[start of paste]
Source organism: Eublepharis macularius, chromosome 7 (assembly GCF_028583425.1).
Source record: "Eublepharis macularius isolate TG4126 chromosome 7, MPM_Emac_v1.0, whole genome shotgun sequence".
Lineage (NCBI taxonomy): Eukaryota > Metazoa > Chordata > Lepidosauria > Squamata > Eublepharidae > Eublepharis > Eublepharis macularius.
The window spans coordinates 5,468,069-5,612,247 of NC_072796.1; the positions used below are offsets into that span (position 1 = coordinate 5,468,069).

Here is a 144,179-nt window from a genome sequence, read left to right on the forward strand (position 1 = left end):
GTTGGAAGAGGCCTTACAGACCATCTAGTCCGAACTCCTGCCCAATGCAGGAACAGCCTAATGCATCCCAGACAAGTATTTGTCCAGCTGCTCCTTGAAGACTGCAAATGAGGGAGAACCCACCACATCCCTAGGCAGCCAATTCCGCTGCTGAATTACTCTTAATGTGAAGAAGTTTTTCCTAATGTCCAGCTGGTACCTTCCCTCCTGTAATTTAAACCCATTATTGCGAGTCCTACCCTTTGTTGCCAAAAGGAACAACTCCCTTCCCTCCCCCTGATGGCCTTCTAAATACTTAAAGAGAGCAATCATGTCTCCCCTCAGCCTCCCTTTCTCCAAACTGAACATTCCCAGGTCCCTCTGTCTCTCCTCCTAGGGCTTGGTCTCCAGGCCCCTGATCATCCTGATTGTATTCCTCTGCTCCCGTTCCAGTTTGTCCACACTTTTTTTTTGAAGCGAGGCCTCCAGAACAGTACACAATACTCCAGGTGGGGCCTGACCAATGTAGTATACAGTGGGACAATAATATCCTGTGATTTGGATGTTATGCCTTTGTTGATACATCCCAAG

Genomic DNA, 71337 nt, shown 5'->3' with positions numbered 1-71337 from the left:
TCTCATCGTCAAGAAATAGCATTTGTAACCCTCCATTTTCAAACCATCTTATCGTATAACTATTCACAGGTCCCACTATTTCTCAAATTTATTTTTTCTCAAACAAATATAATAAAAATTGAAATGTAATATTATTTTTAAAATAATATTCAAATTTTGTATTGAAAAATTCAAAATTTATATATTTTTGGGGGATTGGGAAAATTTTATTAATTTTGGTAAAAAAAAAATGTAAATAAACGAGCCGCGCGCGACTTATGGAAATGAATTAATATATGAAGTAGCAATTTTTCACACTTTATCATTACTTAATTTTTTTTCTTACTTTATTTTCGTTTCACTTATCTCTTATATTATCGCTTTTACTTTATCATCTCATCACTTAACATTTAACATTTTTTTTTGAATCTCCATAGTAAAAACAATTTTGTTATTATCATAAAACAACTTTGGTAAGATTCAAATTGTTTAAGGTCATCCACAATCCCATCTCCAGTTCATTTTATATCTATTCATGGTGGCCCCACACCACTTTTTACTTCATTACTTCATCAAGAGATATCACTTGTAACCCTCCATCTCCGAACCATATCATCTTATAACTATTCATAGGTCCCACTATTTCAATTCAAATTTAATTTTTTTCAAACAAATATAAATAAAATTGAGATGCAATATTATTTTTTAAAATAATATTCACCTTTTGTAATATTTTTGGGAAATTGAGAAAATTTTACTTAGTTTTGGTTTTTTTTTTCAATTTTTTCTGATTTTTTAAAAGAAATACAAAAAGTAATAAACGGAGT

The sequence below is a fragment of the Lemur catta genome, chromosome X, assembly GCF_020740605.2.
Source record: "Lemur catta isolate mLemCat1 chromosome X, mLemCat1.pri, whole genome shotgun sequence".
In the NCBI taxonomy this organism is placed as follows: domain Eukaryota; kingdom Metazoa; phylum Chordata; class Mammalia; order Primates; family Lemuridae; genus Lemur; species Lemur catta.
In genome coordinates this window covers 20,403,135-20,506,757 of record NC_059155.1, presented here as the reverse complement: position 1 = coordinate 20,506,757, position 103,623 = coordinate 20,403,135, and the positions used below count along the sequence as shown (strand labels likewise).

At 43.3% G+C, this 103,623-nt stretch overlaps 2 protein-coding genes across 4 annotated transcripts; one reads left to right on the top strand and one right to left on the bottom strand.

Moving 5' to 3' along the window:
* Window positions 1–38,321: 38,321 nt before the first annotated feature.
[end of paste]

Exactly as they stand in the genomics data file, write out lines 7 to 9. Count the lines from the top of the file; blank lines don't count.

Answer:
Genomic DNA, 71337 nt, shown 5'->3' with positions numbered 1-71337 from the left:
TCTCATCGTCAAGAAATAGCATTTGTAACCCTCCATTTTCAAACCATCTTATCGTATAACTATTCACAGGTCCCACTATTTCTCAAATTTATTTTTTCTCAAACAAATATAATAAAAATTGAAATGTAATATTATTTTTAAAATAATATTCAAATTTTGTATTGAAAAATTCAAAATTTATATATTTTTGGGGGATTGGGAAAATTTTATTAATTTTGGTAAAAAAAAAATGTAAATAAACGAGCCGCGCGCGACTTATGGAAATGAATTAATATATGAAGTAGCAATTTTTCACACTTTATCATTACTTAATTTTTTTTCTTACTTTATTTTCGTTTCACTTATCTCTTATATTATCGCTTTTACTTTATCATCTCATCACTTAACATTTAACATTTTTTTTTGAATCTCCATAGTAAAAACAATTTTGTTATTATCATAAAACAACTTTGGTAAGATTCAAATTGTTTAAGGTCATCCACAATCCCATCTCCAGTTCATTTTATATCTATTCATGGTGGCCCCACACCACTTTTTACTTCATTACTTCATCAAGAGATATCACTTGTAACCCTCCATCTCCGAACCATATCATCTTATAACTATTCATAGGTCCCACTATTTCAATTCAAATTTAATTTTTTTCAAACAAATATAAATAAAATTGAGATGCAATATTATTTTTTAAAATAATATTCACCTTTTGTAATATTTTTGGGAAATTGAGAAAATTTTACTTAGTTTTGGTTTTTTTTTTCAATTTTTTCTGATTTTTTAAAAGAAATACAAAAAGTAATAAACGGAGT

The sequence below is a fragment of the Lemur catta genome, chromosome X, assembly GCF_020740605.2.